Who decided on calling the carparks in the Blanchardstown Centre, Blue, Green, Red and Yellow? The Teletubbies? After four years, I still get them confused. Why? Because the names are totally bland and unmemorable. Why not call them John, Paul, George and Ringo, and stick posters of the respective Beatle up at the entrance to each. Problem solved. Maybe pipe some music from each of their solo careers post-1970 in order to reinforce the connection. Although, on second thoughts, perhaps that would tend to dissuade people from using the Ringo carpark.
The outlying carparks don’t even have names. Another great opportunity lost! Why not commemorate our Eurovision successes? It’s hard to imagine anything setting your heart aglow more than driving into the All-Kinds-of-Everything Carpark. And what better opportunity to teach your children about the genius that was Johnny Logan by parking in What’s-Another-Year? True, many people feel that it isn’t exactly an honour we should be celebrating, but how many of us sit down on Eurovision night hoping the English get nul points and berating the Greeks for voting for Cyprus?
Take a walk along the Royal Canal and you’ll see that many of the bridges are named after people dating back over 200 years. Isn’t that a brilliant epitath? Of course, nobody knows anything about them, but they were at least important enough to have bridges called after them. What about the bridges over the M50, or the Blanchardstown By-pass, or the River Tolka? Who do they commemorate? In 200 years, nobody will look at the bridge in Damastown and say, “I wonder who Ruth Coppinger was?” Unless of course she’s still alive, which is not beyond the bounds of possibility.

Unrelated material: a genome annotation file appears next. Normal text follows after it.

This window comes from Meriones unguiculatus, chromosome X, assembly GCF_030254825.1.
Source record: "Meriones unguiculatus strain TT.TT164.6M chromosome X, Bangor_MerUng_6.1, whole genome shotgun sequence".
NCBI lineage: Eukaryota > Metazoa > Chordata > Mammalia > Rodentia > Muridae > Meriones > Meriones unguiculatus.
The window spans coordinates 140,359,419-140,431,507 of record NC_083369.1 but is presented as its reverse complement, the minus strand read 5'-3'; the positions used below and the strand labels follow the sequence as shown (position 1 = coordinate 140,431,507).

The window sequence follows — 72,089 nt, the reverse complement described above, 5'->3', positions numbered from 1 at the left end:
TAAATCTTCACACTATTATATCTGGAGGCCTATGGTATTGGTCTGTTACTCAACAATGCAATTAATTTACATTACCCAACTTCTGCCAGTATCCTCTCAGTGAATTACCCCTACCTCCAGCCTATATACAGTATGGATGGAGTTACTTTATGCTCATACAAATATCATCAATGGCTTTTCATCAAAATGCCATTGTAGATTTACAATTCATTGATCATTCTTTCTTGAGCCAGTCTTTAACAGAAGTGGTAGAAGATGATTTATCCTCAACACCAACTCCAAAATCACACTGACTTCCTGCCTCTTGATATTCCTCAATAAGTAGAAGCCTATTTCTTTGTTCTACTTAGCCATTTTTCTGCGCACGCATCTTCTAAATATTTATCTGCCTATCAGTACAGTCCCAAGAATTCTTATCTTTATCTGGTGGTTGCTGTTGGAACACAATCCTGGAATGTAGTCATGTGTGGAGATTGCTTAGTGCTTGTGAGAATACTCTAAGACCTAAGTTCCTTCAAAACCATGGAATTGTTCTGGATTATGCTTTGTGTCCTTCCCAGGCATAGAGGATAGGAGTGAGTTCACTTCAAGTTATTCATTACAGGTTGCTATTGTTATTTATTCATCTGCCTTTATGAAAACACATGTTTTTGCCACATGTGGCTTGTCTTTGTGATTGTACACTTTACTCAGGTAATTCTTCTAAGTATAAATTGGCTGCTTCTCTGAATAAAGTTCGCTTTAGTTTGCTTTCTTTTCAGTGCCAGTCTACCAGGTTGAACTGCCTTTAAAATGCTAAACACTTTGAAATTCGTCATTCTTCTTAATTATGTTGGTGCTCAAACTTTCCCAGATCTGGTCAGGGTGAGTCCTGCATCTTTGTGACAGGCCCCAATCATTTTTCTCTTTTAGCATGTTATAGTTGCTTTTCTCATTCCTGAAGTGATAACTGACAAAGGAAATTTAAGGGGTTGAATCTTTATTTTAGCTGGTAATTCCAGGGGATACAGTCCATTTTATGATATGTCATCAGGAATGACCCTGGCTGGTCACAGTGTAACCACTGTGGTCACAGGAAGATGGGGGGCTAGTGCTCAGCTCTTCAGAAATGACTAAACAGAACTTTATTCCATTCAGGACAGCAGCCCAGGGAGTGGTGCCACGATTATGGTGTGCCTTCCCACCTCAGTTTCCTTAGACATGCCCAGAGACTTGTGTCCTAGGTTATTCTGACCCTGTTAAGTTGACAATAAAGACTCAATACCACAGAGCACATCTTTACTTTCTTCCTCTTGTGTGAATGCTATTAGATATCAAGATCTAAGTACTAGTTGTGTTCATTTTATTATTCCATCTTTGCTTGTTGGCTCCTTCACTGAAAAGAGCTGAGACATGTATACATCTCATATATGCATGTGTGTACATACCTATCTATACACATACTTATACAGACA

Why stop at roads and carparks and bridges? Enterprising Norwegian explorers have whole degrees of latitude named after them in the Canadian Arctic. For a small fee, you can get craters on the moon named after you or distant stars in faraway constellations. Of course, it’s not particularly easy going out and checking your property, and you’re probably at the mercy of some unscrupulous astronomer who just prints out a cert to say that Star XJ6T78 in the Constellation of Freddie the Fire Engine is named after you.
Be that as it may, though, would it be beyond the bounds of possibility for Fingal County Council to tender out the names of its roundabouts or traffic lights, thereby paying for their upkeep? The Goulding Family Roundabout has quite a ring to it, don’t you think? And quite apt too, for we’re forever going round in circles. And it would tie future local historians up in knots trying to figure out why we were worth commemorating!
Bidding for sites could be done by public auction with proceeds going to the provision of local amenities. Get the local brass band out, invite Bertie down (he’s bound to come) and solemnly hand over a scroll that states the traffic lights next to ‘The Bell’ will be henceforth and forever and a day be called “The Mrs. Daisy McGillicuddy Lights.” Might not become imbued in the consciousness of the local population, but then again, neither was The James Connolly Memorial Hospital.